A large number of people get in touch with me every week to ask for a quote for editing or proofreading. I’ve put together these guidelines for contacting me for a price and turnaround quote, but it would apply to most editors and proofreaders I know, with a few tweaks here and there.
Sending me all this information in one go won’t give you a price decrease or a quicker turnaround if we end up making an agreement, but it will make the process easier and quicker – for both of us.
What does your prospective editor need to know?
This is what I need you to send to me in order to be able to give you a fair price and turnaround quote:
- Is the material a book or something else (a website, advertising material, etc.)?
- If it’s a book, is it fiction or non-fiction?
- What is it, generally, about? (I have a list of things I don’t work on in the Content section of my Terms and Conditions – it is really helpful if you look at that first and check)
- How long is the book – in words?
- Is it finished and ready for editing yet?
- When will you need it back from me?
- What do you want me to do – editing or proofreading (see the distinction here, or the summary below)
- A sample of your work – preferably from the middle of the book
Other editors might ask for other information at the first stage (if you’re an editor, do add a comment if you have other questions you ask – I’d love to know!)
Why does your editor need this information?
I need this information so I can work out
- Whether I am the best fit for editing your book (if I’m not, I usually have someone I can recommend you on to)
- Whether I can fit your project in to my schedule (I’m pretty busy with regulars and pre-booked work, so it’s unlikely although not impossible that I can fit you in at short notice)
- What is a fair price, given the time it will take me to do your editing or proofreading
- What is a fair turnaround time, given the scope of the work (with relation to the work I have in my schedule already)
I think that any editor would give the same answers.
A note on timing
Good editors and proofreaders get booked up quickly. If you have any idea of when your book will be ready for editing, start looking around for editors then, not a week before you want to put it out there.
For one thing, once you’ve had your book edited, that doesn’t mean it’s immediately ready for publication (see this article on that topic).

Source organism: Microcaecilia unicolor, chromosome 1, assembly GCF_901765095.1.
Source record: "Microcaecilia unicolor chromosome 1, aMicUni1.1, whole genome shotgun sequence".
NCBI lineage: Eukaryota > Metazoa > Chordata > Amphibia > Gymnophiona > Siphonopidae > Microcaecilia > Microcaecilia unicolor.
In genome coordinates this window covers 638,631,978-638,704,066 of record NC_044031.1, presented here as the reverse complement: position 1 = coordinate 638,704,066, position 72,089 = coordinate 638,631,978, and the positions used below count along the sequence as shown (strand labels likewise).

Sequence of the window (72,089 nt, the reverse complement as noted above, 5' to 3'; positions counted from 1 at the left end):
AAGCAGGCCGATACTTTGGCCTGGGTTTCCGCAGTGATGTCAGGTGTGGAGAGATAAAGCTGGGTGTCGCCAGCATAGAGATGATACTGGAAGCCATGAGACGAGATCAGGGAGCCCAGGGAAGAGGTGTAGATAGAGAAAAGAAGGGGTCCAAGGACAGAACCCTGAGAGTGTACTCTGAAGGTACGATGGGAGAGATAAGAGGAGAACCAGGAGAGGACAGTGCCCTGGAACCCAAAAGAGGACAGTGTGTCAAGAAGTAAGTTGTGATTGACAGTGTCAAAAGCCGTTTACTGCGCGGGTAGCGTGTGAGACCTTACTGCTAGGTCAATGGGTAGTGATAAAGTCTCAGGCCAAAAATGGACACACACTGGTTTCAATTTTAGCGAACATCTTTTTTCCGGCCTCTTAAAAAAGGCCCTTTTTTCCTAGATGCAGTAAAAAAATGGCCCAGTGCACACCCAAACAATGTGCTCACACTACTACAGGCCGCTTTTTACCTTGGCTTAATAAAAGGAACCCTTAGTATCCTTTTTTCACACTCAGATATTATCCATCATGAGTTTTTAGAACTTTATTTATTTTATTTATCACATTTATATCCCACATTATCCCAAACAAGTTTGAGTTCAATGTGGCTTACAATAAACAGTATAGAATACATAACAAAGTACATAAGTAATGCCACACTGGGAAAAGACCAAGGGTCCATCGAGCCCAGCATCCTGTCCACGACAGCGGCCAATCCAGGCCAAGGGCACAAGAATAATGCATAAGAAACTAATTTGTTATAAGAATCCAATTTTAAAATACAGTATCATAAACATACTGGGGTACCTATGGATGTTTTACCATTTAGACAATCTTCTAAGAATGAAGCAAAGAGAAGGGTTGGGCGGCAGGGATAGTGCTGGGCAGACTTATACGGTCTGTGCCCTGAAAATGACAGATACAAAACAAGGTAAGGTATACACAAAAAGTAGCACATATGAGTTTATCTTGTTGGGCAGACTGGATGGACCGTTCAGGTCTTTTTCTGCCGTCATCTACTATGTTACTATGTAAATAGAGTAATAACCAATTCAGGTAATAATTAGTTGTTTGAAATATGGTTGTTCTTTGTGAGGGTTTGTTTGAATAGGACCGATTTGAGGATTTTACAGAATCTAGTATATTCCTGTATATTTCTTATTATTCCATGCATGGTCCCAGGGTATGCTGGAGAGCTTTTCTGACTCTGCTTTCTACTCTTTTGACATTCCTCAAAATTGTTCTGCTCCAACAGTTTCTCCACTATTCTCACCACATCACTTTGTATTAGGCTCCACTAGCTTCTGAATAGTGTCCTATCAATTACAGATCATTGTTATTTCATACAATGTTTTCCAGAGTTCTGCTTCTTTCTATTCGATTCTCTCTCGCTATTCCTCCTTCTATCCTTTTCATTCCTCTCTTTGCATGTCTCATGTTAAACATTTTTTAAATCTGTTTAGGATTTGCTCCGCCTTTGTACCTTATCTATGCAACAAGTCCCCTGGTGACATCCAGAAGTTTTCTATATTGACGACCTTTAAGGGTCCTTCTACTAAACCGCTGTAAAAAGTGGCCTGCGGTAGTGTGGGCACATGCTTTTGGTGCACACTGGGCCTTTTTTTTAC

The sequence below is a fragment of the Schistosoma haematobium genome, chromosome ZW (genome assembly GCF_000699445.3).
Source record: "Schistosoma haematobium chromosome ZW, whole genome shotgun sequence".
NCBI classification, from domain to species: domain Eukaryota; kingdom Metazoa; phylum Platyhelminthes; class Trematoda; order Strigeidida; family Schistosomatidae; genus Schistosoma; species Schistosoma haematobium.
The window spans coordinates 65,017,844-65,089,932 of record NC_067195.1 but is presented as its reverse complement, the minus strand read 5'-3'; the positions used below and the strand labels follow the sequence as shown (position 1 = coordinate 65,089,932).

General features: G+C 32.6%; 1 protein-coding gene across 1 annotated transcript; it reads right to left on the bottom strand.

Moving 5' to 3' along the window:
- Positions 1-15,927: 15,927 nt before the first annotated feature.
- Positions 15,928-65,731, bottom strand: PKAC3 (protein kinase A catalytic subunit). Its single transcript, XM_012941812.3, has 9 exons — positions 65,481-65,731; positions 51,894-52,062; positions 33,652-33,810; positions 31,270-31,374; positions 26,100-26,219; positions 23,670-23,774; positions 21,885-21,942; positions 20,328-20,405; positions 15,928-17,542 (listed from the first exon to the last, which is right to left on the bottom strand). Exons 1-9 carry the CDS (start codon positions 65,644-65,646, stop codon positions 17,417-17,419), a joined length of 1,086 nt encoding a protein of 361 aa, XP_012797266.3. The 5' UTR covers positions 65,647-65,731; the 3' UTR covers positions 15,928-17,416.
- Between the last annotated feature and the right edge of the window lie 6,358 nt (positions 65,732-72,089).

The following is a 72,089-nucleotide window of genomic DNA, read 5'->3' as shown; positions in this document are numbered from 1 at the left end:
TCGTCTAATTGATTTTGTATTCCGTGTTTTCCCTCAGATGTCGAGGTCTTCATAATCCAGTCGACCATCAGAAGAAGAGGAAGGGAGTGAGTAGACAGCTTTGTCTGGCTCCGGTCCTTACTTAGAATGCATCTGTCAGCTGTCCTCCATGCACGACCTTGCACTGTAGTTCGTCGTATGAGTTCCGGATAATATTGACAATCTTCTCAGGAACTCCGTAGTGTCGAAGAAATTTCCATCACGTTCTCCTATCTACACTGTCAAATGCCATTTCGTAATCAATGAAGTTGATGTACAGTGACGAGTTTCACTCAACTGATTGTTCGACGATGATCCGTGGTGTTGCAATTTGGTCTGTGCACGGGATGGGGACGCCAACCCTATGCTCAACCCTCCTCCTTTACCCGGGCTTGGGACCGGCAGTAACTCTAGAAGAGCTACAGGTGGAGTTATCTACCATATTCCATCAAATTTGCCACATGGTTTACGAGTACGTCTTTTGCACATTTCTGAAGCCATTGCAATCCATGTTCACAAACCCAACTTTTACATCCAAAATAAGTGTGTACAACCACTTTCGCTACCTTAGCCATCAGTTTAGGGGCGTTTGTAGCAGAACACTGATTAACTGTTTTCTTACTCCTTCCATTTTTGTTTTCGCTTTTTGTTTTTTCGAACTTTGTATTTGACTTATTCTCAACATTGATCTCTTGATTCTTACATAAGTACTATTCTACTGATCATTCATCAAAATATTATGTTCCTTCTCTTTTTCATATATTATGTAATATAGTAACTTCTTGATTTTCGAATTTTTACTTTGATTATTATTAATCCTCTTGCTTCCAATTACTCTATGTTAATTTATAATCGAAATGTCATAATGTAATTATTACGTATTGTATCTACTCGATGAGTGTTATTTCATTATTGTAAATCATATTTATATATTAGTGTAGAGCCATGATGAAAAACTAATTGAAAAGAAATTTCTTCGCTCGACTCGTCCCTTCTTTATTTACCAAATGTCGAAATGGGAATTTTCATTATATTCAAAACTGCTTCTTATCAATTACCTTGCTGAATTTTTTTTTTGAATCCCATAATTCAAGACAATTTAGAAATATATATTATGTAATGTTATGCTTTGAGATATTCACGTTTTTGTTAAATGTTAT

For another thing, your editor is likely to have other projects going on and will need to slot you into their schedule. The further in advance you ask them, the more likely they are to be able to fit you in.
I will never mind a vague estimate for a few months’ time, followed up by a firming-up process when we agree when the manuscript will arrive with me and when I’ll return it.
A last-minute request might work, but it’s much better and likely to be successful if you plan in advance.
Quick check: what service do I need?
Although this doesn’t quite fit in here, this is the issue that I have to clarify most frequently, so here’s what I send back to prospects explaining what I do – it’s useful to have a think about this before you contact me and decide what you need to be done:
I provide an editing service for fiction and non-fiction books and other texts. This will cover identification and resolution of
- spelling mistakes
- sentence structure (repetitive structures, etc.)
- wording (repetitive word use, etc.)
- consistent spelling / hyphenation / capitalisation throughout the text
- comments where wording is unclear and suggestions about changes
This is typically done in Word with Track Changes turned on.
Substantive editing includes all of this plus suggestions on major changes to the format, ordering and content of the book.
My proofreading service looks at the manuscript once it’s ready for publication and checks for:
- layout (including headings separated from text, page numbering, etc.)
- matching contents page with headings and page numbers
This is typically done in PDF using comment balloons to mark up the text
Sending the correct information to an editor
This article has explained what information I need in order to provide a price and time turnaround quotation for editing your book. Other editors might need other information, and I’d love them to let me know if that’s the case. Hopefully this will make the process smoother for the author and the editor in those early stages of creating our arrangement.
Read the next article in this series: How do I negotiate with an editor and book my project in?
Other useful articles on this website